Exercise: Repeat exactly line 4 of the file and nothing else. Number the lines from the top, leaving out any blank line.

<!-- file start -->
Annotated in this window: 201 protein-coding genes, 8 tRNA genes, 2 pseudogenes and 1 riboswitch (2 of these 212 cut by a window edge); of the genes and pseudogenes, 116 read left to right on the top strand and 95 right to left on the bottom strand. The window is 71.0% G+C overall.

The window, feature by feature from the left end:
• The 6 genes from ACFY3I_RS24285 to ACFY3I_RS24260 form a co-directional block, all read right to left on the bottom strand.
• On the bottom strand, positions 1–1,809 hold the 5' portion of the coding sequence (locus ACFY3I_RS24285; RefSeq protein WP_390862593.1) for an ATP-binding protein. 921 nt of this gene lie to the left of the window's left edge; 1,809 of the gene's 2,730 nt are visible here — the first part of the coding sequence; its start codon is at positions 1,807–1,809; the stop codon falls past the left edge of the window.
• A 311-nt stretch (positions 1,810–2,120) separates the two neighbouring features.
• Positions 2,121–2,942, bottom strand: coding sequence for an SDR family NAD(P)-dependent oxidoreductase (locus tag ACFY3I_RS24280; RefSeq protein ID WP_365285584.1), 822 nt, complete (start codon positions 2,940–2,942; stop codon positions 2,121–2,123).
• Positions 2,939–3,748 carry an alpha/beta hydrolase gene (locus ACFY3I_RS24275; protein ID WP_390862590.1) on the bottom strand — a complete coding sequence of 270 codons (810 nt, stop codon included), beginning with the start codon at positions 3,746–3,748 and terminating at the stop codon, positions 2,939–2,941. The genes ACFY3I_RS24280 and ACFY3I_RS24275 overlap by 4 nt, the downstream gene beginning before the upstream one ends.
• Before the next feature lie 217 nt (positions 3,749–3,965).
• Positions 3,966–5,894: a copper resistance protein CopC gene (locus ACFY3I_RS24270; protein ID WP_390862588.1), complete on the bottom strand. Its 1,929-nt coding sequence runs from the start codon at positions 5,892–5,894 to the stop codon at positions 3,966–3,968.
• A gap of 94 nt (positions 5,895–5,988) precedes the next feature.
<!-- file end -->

• On the bottom strand, positions 1–1,809 hold the 5' portion of the coding sequence (locus ACFY3I_RS24285; RefSeq protein WP_390862593.1) for an ATP-binding protein. 921 nt of this gene lie to the left of the window's left edge; 1,809 of the gene's 2,730 nt are visible here — the first part of the coding sequence; its start codon is at positions 1,807–1,809; the stop codon falls past the left edge of the window.